What news recruiters look for in student-journalists

14 08 2009

Many of the top U.S. news organizations attended the AAJA 2009 National Convention job fair in Boston.

Since it’s not everyday student journalists get the opportunity to talk to editors and recruiters from the Washington Post, New York Times, CNN, USA Today and others, I took the liberty to ask some of them a simple question: what is the most important thing your news company looks for when a student journalist hands in an application for your internship program?

Washington Post booth

A recruiter from The Washington Post talks to a student journalist during the AAJA 2009 National Convention job fair in Boston

Here are their answers:
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Journalists in jeopardy: the cost of international reporters

14 08 2009

If a magic genie appeared and granted me any job I desired, I would ask to be an international reporter.

The mix of adventure, excitement and danger with a focus on international issues just sounds so perfect.

Thursday’s morning plenary session at the AAJA 2009 National Convention in Boston addressed the various aspects of international journalism.

Juju Chang, ABC News correspondent, Bob Dietz, Asia program coordinator for the Committee to Protect Journalists and Sandra Nyaira, political editor of the Daily News, Zimbabwe, spoke as panelists in "Journalists in Jeopardy" Thursday morning.

Juju Chang, ABC News correspondent, Bob Dietz, Asia program coordinator for the Committee to Protect Journalists and Sandra Nyaira, political editor of the Daily News, Zimbabwe, spoke as panelists in "Journalists in Jeopardy" Thursday morning.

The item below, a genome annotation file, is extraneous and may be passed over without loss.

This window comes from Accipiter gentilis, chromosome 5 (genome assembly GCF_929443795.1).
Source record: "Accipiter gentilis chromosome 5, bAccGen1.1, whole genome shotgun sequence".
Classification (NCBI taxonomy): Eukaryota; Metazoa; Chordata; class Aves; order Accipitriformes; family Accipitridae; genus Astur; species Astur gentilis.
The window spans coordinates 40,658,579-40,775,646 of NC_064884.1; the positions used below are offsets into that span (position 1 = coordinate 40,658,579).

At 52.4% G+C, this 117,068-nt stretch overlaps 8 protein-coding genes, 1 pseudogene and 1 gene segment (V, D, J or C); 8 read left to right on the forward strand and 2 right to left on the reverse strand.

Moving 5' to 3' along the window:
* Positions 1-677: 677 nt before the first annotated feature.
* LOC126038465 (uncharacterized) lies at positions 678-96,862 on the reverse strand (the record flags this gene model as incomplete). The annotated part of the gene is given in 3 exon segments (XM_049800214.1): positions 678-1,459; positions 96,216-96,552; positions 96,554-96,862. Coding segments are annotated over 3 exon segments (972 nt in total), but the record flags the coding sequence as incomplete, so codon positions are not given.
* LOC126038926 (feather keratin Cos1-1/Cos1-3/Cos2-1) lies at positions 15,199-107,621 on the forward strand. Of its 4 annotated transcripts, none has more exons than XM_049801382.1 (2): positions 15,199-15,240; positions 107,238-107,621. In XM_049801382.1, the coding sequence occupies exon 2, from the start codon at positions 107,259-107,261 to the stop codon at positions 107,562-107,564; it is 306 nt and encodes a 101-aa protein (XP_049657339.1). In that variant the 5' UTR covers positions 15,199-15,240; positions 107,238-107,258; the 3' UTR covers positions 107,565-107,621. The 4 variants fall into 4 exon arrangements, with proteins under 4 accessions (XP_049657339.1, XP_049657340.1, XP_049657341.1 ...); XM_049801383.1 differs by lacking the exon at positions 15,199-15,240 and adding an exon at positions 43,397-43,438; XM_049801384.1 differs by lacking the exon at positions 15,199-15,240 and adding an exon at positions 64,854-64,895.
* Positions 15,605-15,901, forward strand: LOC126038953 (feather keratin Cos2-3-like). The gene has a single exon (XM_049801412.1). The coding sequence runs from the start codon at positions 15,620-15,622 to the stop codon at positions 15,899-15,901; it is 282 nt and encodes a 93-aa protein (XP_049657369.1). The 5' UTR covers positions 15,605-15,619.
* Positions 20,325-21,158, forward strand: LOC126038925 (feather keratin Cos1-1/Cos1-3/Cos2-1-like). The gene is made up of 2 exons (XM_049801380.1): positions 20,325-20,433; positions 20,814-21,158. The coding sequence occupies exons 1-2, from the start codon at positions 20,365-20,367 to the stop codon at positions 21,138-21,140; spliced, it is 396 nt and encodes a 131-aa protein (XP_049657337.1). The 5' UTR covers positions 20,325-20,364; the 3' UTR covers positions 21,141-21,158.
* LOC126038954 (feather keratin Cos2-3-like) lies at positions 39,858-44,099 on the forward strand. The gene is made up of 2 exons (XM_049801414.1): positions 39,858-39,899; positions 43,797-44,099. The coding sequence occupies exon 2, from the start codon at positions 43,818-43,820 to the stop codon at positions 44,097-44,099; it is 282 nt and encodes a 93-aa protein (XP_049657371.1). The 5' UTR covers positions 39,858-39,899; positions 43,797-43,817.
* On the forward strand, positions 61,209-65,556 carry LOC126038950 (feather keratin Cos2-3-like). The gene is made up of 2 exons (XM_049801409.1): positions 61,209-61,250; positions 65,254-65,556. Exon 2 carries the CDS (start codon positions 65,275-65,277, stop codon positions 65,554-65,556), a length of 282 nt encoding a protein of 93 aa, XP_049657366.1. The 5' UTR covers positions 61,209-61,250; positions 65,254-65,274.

And with the recent events of journalists Euna Lee and Laura Ling‘s release from North Korea (which they sent a short little video thanking AAJA for their efforts) has led me and others to rethink how reporters are putting their life on the line. They risk themselves for the sake to create compelling news in places where free press is not a guaranteed right. And not only that, the landscape of international reporting is changing.

“The Web opens the door to a new generation of journalists,” Juju Chang, ABC News correspondent said in a panel with two other journalists with experience in international reporting.

Many international reporters today work as mobile journalists – a “one-man band in the finest sense,” she said in the context of ABC’s program.

But this shift from established foreign bureaus to solo backpack journalism is something that is happening more often – especially with the financial state of news organizations.

So international reporters lose a network and safety net of an established bureau. What’s a gain?

“It is a tremendous opportunity to cover stories that won’t normally get covered,” Chang said.

So with the future of international reporting possibly going under reinvention, what should journalists who are seeking to report abroad do? Roxana Saberi, Iranian-American journalist who was arrested in Iran this January and released in May, tells AAJA members five useful tips:

Roxana Saberi speaks with NPR Host Melissa Block at NPR headquarters Wednesday in Washington D.C. This was the first media interview Saberi has given since her release from Iran's Evin prison on May 11. She had been sentenced to prison after an Iranian court convicted her of espionage, but her sentence was suspended after an appeals hearing. Associated Press

Roxana Saberi speaks with NPR Host Melissa Block at NPR headquarters Wednesday in Washington D.C. This was the first media interview Saberi has given since her release from Iran's Evin prison on May 11. She had been sentenced to prison after an Iranian court convicted her of espionage, but her sentence was suspended after an appeals hearing. Associated Press

1. If you want to freelance internationally, pick a country with fewer journalists.

2. Know how to tell stories in multiple mediums

3. Become a part of the language and culture. And familiarize yourself with the legal system of the host country.

4. Balance pressures between the press, host government, your boss and self conscience.

5. Have a go-to person. A friend or family member who can check in everyday to make sure you are safe and out of danger.





Five lessons I learned from the L.A. Daily News

13 08 2009

I had the privilege to intern for the Los Angeles Daily News this summer. Here are five lessons I learned over the course of my time there:
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